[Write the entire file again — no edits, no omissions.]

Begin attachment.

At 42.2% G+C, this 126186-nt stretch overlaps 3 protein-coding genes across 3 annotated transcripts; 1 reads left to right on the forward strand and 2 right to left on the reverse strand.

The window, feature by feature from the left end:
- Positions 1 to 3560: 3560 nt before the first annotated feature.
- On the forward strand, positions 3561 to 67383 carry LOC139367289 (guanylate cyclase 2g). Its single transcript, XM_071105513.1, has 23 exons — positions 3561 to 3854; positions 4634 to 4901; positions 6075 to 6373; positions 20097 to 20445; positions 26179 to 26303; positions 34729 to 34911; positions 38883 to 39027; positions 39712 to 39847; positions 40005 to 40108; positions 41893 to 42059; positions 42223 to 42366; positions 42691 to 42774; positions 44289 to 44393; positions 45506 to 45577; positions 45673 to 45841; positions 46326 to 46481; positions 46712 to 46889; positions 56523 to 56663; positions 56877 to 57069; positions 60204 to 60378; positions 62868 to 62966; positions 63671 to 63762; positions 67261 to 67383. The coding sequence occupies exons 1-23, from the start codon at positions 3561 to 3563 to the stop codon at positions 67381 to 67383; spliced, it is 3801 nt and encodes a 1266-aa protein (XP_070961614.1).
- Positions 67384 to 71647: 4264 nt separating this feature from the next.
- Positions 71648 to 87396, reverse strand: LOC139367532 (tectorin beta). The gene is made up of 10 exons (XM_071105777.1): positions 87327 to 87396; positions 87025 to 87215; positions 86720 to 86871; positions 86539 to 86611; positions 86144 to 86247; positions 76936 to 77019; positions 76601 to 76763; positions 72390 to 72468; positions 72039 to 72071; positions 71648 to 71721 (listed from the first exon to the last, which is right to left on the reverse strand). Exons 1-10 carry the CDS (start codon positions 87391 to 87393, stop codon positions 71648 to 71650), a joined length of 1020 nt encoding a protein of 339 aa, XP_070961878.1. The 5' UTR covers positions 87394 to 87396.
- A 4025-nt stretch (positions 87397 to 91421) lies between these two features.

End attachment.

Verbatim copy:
At 42.2% G+C, this 126186-nt stretch overlaps 3 protein-coding genes across 3 annotated transcripts; 1 reads left to right on the forward strand and 2 right to left on the reverse strand.

The window, feature by feature from the left end:
- Positions 1 to 3560: 3560 nt before the first annotated feature.
- On the forward strand, positions 3561 to 67383 carry LOC139367289 (guanylate cyclase 2g). Its single transcript, XM_071105513.1, has 23 exons — positions 3561 to 3854; positions 4634 to 4901; positions 6075 to 6373; positions 20097 to 20445; positions 26179 to 26303; positions 34729 to 34911; positions 38883 to 39027; positions 39712 to 39847; positions 40005 to 40108; positions 41893 to 42059; positions 42223 to 42366; positions 42691 to 42774; positions 44289 to 44393; positions 45506 to 45577; positions 45673 to 45841; positions 46326 to 46481; positions 46712 to 46889; positions 56523 to 56663; positions 56877 to 57069; positions 60204 to 60378; positions 62868 to 62966; positions 63671 to 63762; positions 67261 to 67383. The coding sequence occupies exons 1-23, from the start codon at positions 3561 to 3563 to the stop codon at positions 67381 to 67383; spliced, it is 3801 nt and encodes a 1266-aa protein (XP_070961614.1).
- Positions 67384 to 71647: 4264 nt separating this feature from the next.
- Positions 71648 to 87396, reverse strand: LOC139367532 (tectorin beta). The gene is made up of 10 exons (XM_071105777.1): positions 87327 to 87396; positions 87025 to 87215; positions 86720 to 86871; positions 86539 to 86611; positions 86144 to 86247; positions 76936 to 77019; positions 76601 to 76763; positions 72390 to 72468; positions 72039 to 72071; positions 71648 to 71721 (listed from the first exon to the last, which is right to left on the reverse strand). Exons 1-10 carry the CDS (start codon positions 87391 to 87393, stop codon positions 71648 to 71650), a joined length of 1020 nt encoding a protein of 339 aa, XP_070961878.1. The 5' UTR covers positions 87394 to 87396.
- A 4025-nt stretch (positions 87397 to 91421) lies between these two features.